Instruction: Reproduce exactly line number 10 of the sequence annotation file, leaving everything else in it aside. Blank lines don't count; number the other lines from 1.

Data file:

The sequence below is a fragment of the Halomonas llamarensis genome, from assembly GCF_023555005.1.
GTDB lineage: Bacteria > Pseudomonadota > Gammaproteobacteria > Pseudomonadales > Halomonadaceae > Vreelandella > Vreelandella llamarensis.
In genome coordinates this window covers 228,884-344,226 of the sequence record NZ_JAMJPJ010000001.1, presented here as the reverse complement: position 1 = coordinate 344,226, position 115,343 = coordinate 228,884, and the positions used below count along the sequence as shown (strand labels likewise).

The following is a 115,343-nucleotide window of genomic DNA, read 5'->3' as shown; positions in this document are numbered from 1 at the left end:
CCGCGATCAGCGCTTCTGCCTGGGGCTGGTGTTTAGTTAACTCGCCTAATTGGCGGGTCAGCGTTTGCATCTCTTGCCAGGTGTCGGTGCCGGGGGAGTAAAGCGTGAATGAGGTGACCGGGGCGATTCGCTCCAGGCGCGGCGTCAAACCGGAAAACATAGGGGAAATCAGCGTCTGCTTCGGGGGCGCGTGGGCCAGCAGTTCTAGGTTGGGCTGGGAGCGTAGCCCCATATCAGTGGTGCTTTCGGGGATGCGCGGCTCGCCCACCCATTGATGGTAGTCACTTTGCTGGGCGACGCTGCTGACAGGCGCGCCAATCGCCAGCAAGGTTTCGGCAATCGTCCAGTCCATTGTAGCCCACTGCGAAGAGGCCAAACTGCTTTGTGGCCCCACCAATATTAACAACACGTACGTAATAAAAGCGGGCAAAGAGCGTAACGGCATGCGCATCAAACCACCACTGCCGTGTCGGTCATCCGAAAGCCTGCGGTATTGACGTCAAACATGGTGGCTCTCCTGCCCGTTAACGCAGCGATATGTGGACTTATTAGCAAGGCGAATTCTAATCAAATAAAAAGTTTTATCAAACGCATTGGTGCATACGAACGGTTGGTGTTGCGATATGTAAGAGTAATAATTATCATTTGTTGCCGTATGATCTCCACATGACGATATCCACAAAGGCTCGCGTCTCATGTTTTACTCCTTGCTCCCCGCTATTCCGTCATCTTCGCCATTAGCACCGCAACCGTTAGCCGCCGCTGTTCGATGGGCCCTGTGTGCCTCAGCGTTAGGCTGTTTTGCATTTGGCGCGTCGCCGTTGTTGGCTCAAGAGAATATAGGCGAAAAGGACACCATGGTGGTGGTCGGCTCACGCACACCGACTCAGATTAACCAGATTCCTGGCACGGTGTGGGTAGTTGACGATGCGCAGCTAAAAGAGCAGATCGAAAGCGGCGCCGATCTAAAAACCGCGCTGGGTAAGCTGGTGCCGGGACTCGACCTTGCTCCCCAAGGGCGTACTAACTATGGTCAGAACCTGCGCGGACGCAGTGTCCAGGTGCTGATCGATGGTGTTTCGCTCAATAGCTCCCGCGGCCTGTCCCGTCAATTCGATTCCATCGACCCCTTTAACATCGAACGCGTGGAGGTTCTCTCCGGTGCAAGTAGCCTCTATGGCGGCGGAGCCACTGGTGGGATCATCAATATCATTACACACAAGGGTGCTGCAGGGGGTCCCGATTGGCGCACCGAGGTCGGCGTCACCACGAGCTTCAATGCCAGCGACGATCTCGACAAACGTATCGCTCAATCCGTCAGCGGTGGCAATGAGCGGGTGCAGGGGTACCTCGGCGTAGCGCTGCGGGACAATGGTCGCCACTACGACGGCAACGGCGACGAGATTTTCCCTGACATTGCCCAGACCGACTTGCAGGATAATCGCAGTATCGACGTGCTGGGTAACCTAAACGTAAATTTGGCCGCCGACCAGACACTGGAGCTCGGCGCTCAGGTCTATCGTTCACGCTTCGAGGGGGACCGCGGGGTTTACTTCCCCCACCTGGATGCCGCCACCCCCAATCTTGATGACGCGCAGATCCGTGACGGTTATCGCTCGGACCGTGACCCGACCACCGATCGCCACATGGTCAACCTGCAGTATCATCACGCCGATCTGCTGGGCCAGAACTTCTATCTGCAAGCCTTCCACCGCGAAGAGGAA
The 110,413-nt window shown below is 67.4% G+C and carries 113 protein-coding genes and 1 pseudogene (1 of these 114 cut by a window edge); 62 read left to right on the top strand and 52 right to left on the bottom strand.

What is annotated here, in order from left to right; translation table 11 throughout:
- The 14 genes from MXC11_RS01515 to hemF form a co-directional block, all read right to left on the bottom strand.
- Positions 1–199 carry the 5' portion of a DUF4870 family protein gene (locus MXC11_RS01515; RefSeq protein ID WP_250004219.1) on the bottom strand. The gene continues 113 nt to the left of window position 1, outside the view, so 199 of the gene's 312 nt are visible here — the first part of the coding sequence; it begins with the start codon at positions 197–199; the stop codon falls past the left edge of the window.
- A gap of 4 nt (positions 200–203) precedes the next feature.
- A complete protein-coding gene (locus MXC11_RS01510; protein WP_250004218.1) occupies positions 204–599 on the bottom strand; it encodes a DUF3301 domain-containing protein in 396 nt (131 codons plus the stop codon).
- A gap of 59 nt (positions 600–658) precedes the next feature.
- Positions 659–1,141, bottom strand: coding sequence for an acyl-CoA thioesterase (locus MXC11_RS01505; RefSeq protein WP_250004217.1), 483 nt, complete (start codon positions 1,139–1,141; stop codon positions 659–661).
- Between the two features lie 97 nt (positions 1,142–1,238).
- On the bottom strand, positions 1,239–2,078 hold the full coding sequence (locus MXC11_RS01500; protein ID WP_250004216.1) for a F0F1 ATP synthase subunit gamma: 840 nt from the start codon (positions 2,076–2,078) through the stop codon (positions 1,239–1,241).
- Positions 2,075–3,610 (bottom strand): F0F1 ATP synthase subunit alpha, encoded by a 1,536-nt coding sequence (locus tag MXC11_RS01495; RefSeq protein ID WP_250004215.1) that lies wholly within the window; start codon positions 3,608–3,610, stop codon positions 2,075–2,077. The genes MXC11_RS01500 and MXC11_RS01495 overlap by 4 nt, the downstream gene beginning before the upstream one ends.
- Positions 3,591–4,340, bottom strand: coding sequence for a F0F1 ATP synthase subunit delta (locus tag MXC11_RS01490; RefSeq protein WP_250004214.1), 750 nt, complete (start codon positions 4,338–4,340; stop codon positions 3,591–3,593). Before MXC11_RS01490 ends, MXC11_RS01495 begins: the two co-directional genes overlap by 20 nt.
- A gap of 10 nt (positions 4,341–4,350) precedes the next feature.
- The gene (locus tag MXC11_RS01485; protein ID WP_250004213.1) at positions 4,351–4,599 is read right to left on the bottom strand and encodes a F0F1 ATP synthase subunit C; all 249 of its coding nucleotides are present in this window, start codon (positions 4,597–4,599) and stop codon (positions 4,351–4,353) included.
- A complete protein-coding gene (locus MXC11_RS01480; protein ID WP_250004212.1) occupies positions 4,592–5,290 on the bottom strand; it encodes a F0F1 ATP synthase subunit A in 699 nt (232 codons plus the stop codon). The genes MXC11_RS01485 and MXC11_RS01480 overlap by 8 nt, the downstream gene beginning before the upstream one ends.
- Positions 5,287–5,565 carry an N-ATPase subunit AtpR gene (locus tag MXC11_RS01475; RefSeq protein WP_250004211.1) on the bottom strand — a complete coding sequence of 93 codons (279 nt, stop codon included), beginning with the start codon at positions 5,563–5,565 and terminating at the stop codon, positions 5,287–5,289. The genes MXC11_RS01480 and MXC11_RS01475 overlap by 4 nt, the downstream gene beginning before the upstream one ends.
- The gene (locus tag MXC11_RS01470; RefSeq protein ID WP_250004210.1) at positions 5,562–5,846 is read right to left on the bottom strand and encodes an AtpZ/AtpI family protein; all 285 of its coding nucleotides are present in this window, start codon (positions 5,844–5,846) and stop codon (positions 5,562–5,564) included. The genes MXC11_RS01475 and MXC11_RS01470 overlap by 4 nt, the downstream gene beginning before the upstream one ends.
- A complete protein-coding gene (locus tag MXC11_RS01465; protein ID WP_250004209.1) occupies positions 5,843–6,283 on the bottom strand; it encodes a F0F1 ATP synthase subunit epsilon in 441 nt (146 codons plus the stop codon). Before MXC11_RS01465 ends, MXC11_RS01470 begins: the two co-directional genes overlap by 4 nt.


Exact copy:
- A gap of 4 nt (positions 200–203) precedes the next feature.